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Hastings, Ian (2006)
Publisher: Cambridge University Press
Languages: English
Types: Article
Subjects: wc_750, qx_135, qw_45, wc_700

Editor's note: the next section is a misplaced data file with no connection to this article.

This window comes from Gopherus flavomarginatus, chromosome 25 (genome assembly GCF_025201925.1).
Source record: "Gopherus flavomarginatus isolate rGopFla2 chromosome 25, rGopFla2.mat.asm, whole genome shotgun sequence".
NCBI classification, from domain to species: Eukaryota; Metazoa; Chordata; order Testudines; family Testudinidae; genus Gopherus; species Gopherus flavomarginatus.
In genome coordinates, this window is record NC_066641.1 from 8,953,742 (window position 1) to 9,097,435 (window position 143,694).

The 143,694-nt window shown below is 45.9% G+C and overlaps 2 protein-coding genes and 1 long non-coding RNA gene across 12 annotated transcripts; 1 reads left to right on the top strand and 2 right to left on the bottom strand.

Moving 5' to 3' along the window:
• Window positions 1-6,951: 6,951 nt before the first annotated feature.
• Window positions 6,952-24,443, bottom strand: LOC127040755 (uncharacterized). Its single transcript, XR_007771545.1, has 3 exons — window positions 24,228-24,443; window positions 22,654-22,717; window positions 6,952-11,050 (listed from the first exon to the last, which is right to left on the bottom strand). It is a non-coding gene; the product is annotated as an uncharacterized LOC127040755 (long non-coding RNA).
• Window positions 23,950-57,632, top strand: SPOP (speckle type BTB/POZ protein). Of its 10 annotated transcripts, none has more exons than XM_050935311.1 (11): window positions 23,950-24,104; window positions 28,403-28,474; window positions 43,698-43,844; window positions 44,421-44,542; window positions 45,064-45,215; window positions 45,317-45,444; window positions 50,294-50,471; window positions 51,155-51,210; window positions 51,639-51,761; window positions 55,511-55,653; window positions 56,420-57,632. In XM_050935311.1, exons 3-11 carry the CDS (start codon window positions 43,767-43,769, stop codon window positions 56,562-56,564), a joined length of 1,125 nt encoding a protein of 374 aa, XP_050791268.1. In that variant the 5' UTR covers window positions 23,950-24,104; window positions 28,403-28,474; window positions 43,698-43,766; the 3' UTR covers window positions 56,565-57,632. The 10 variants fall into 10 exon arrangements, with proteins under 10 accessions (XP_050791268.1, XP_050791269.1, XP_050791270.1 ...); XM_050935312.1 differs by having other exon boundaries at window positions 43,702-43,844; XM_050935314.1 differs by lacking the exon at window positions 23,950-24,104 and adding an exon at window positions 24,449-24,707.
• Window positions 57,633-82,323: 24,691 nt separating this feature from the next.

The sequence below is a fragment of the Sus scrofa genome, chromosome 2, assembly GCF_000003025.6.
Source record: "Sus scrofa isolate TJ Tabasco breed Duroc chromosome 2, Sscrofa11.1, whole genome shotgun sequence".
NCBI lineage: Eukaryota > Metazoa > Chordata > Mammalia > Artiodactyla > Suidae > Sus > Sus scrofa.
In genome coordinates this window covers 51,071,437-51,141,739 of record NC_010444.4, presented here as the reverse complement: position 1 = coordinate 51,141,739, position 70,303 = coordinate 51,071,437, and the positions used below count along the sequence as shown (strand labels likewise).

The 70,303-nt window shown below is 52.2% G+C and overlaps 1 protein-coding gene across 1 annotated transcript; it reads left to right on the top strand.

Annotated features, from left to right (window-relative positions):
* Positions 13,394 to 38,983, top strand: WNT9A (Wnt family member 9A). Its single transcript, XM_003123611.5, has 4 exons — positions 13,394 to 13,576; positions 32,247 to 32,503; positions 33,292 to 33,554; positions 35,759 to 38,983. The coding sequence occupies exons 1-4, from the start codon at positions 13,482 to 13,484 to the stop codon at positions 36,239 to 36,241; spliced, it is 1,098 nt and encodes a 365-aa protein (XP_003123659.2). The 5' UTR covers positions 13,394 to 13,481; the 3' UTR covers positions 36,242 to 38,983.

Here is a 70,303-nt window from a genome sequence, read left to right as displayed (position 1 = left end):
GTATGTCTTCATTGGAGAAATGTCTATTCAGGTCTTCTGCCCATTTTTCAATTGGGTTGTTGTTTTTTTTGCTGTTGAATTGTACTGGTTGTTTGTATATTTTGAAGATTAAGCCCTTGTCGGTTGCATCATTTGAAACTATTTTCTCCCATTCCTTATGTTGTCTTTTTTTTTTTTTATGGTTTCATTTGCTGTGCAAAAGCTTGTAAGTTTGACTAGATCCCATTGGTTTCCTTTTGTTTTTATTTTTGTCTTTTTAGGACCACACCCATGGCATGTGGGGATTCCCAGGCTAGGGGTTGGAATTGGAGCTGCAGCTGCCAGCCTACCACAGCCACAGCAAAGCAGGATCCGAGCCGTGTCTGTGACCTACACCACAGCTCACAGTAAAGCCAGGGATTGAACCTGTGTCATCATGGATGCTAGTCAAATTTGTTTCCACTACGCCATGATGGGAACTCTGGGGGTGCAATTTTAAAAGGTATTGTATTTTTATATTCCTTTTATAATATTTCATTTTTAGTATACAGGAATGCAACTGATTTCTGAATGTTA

A succession of antimalarial drugs has been deployed to treat human falciparum malaria but each has, in turn, been nullified by the spread of drug resistance. The consensus view has always been that, once present, resistance will inevitably rapidly increase to 100%. However, recent field evidence has shown this is not inevitable, and that drug resistance may initially spread and then stabilize at relatively low frequencies. It is proposed that intense competition between separate malaria clones co-infecting the same human can generate complex dynamics capable of explaining this observation. Standard Population genetic analysis confirms this assertion. The dynamics underlying the evolution of antimalarial resistance may therefore be much more complex than previously realized, and can resolve the apparent paradox between field data and the underlying theory of the evolution of resistance. This explanation is novel and the results are equally applicable to other parasitic species where multiple infections of the same host are common.

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